For example, referring to the UCT graduate programme, one student explained that "…at times it felt like if one chose another theory it was not condoned, it felt like you would be punished if you chose something else. That was a bit disturbing." And another students echoed this sentiment: "the programme tends to be somewhat rigid. While we are told we can have our own psychological theory that we prefer, we are actually chastised when we use it." A student who did not have reservations with this process referred to it as being groomed to become a competent psychologist. And another student explained the entire by process by using an analogy.
" It feels like you are in a fish-bowl the whole time. Like everything you do, everything you say even if it’s not in a formal context, everything feels like it’s being assessed for your performance as a trainee psychologist. You feel like you are being watched all the time."
One of the black participants said of his experience:
"I felt extremely lost and the material felt alien. I felt that my actions, my deeds and my thoughts were not my own but were those of the course or what I was being fed. I felt I wanted to protest and say give me a chance to think this through, I’m not really sure I agree with this concept or that concept. Despite there being room to do that, we were in an academic setting and had to move along from certain experiences following the calendar year, leaving little time to sufficiently reflect on experiences."
Chomsky (2004) explains that educational institutions require people who are willing to adjust to the institution’s power structure and accept the code of their discipline without asking too many questions.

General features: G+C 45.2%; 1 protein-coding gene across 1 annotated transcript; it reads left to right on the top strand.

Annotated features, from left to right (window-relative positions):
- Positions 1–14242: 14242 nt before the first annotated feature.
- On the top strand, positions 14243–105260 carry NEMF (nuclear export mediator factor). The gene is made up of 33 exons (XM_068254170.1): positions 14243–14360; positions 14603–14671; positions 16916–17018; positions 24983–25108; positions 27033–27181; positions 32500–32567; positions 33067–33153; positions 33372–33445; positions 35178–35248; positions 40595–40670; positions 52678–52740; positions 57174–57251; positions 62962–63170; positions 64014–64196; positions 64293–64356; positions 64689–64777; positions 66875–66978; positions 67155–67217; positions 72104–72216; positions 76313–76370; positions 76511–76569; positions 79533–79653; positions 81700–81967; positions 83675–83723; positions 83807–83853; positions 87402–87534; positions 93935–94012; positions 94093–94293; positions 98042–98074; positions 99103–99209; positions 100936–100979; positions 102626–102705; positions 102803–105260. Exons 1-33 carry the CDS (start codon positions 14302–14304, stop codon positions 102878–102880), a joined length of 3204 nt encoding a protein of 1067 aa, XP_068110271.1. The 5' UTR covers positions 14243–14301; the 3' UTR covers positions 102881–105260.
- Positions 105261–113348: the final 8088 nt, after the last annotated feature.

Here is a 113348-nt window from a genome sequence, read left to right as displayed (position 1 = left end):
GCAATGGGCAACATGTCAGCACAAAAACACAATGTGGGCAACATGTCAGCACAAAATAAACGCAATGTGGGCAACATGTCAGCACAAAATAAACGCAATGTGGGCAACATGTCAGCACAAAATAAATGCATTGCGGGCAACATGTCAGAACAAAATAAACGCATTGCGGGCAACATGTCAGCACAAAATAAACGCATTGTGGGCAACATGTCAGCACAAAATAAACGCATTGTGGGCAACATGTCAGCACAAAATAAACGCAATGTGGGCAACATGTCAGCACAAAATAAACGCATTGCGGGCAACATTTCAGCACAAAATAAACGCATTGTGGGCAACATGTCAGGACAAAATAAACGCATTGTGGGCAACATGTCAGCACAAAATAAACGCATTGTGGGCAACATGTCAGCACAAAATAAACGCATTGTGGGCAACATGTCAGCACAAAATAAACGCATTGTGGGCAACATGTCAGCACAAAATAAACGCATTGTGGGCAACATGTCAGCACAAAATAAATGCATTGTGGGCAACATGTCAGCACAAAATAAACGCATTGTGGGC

Schmidt argues that it is no surprise that developing a critical view of the field is an extracurricular activity, one that the training institutions discourage not only through the test’s exclusive focus on the technical details of specialised applications, but also through their coverage of a large number of such applications. He adds that the graduates who are hired by corporations or the government to do research or development work or by universities to do normal paradigm work do not need such critical ability, "and in fact will work more harmoniously without it."
Chomsky (1997) argues that the ultimate goal of institutions that do not appreciate independent thinking is to reward conformity and obedience; if you do not show these qualities, you either have ‘behavioural problems’ or a ‘troublemaker’, and therefore weeded out along the way. The coordinator class is created and maintained through this process.
This is why members of a coordinator class, are tolerant of distant social criticism, but have very little patience for anyone who tries to provoke a debate about the politics that guide their own work (Schmidt, 2003). This also explains why members of the coordinator class may be liberal on this or that question of the day, but tend to be very conservative on a long-standing issue of much greater importance – that is democratic and equal distribution of power in society, to paraphrase Schmidt.
The capitalists have always known this. Hence, employers have always scrutinised the attitudes and values of the people they employ, so as to protect themselves against unionists and other radicals whose ‘bad attitude’ would undermine workplace discipline (Schmidt, 2003).
And the universities also know that they exist to produce people who will staff and perpetuate the country’s social and economic system. Schmidt adds that it is no accident that the same attitude and values that are key to success in universities, are also key to success in jobs that require a university degree. Jobs that the coordinator class tend to occupy.
To be continued…